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English summary
Andrzej Bednarczyk
The first organisms in the Earth's history
A biological commentary on G. L. Buffon's Les époques de la nature

In G. L. Buffon's multifaceted activity as a naturalist, geology is represented by two voluminous works: Histoire et théorie de la terre (1749) and Les époques de la nature (1778). Both these treatises shared a cosmogonic hypothesis, according to which the solar system originated as a result of a collision between the Sun and a comet, in which a block of matter that was wrested from the Sun rushed through space and disintegrated into smaller fragments, thus supplying the necessary building material for the future planets. What the treatises differed in was that the second of them contained a much more detailed account of the Earth's past and of the history of the ever increasing number of living organisms that inhabited the Earth. Les époques de la nature, though concerned mainly with major cosmogonic-geological problems, dealt with many interesting theoretical questions relating to biology. One of them, namely the question of how the first organisms in the Earth's past had emerged, was not presented in the treatise in a sufficiently clear way: hence, the present paper is going to provide an elucidation of the views held by Buffon on that matter.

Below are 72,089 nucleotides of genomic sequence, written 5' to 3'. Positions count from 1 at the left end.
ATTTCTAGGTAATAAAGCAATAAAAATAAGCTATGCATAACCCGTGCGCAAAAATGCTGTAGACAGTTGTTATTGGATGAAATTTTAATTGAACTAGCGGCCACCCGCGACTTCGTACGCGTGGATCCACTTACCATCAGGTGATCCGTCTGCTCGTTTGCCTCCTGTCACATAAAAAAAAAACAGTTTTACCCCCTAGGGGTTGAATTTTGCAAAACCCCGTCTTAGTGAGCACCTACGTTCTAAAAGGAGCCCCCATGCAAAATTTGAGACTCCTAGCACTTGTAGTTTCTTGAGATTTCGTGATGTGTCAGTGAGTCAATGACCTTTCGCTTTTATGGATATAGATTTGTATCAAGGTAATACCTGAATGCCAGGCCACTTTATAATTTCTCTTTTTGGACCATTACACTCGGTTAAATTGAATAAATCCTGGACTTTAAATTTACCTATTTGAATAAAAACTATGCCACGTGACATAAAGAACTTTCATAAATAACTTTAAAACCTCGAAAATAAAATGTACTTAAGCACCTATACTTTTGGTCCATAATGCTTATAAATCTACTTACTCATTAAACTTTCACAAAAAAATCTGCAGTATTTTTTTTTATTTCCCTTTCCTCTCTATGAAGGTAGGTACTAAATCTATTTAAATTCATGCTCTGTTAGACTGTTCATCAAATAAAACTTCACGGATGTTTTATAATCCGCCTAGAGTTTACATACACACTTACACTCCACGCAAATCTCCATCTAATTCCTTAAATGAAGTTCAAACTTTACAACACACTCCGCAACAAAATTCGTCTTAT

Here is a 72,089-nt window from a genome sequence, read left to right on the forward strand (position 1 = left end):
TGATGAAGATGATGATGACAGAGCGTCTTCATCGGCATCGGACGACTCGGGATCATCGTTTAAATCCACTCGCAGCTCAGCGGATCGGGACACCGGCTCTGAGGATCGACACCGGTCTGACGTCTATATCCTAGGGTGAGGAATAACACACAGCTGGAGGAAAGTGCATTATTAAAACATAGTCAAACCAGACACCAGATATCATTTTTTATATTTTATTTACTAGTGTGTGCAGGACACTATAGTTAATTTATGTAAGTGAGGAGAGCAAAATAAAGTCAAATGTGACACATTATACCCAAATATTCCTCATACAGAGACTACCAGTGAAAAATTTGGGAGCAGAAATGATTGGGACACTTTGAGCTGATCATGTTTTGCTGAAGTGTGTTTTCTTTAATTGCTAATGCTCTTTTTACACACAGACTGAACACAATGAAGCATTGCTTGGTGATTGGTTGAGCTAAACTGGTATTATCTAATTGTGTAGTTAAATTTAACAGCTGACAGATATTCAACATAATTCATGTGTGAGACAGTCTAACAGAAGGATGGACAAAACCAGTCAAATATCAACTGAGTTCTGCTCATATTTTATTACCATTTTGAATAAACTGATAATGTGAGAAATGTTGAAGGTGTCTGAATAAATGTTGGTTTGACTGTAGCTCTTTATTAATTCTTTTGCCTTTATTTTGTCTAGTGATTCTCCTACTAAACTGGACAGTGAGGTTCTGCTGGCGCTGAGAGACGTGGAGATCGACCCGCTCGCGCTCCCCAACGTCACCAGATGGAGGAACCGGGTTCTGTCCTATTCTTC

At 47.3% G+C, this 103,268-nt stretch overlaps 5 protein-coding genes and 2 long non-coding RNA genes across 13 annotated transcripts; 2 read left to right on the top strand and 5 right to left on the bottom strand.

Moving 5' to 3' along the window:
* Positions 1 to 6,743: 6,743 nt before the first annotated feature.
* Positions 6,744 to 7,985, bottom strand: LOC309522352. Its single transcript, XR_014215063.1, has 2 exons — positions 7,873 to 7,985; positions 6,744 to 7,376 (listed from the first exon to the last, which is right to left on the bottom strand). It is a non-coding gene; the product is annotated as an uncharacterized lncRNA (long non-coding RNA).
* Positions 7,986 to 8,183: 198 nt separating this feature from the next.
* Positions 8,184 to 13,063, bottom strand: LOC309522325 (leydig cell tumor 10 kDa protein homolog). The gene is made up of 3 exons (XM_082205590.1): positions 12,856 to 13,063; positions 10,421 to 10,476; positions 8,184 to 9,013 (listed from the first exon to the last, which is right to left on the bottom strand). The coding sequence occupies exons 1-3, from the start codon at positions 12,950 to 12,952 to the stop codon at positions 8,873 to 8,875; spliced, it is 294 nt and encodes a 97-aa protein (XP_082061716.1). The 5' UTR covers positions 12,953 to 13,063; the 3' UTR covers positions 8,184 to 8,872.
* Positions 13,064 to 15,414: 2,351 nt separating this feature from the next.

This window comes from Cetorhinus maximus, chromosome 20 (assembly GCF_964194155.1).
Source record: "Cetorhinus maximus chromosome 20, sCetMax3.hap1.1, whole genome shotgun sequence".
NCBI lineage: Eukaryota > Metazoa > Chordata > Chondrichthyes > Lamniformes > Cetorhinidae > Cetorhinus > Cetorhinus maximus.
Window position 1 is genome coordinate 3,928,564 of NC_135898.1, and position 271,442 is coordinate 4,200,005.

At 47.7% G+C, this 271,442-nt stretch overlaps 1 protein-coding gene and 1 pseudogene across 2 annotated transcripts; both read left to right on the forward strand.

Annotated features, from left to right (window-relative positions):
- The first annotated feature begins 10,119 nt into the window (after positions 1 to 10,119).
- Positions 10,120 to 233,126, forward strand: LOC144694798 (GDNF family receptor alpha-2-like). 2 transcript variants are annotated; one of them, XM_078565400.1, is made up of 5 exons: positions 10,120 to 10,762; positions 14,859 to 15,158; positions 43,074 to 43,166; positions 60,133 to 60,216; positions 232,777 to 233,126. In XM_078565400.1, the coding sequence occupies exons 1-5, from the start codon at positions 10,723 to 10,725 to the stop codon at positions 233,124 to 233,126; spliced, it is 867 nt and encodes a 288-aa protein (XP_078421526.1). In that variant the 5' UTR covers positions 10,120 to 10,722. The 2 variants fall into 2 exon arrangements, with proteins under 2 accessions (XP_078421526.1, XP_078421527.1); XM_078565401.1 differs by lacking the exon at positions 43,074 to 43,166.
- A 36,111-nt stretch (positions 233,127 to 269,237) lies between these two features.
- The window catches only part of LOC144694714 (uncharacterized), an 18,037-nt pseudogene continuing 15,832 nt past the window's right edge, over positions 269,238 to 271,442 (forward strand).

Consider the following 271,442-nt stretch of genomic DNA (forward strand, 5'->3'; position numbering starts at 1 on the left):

In the third out of the six epochs distinguished by Buffon in the Earth's past, the planet had cooled down to such an extent that the water vapour surrounding it could already be transformed into water, which filled all the hollow parts in the Earth's crust, thus forming the seas; in those primeval seas there emerged the first living organisms. In Les époques de la nature, however, Buffon let this remarkable act in the Earth's history remain without any comment or explanation. In his biological deliberations in that work, he concentrated on completely different questions - those relating to palaeontology, biogeography and ecology; meanwhile some explanation concerning the origin of life could be provided by a conception whose subject-matter had to do with beings and events on the suborganismal level. Indeed, Buffon did develop such a concept and it is known by the name of the conception of organic molecules.

The conception was developed to explain physiological phenomena that take place in already existing organisms and that are the object of direct experience. However, the conception can be extrapolated and used for phenomena that occurred in those epochs in the past where no organism had yet existed; this can be done in order to explain the origin of living organisms, i.e. to do what is clearly missing in Les époques de la nature. The present article tries to justify the possibility of using the concept of organic molecules in such a way. Above all, it draws attention to the easily noticeable and notable tendency in the way that the conception evolved and it also highlights the fact that, in describing events from the Earth's past, Buffon did introduce (albeit only at one point in Les époques de la nature) the motif of organic molecules.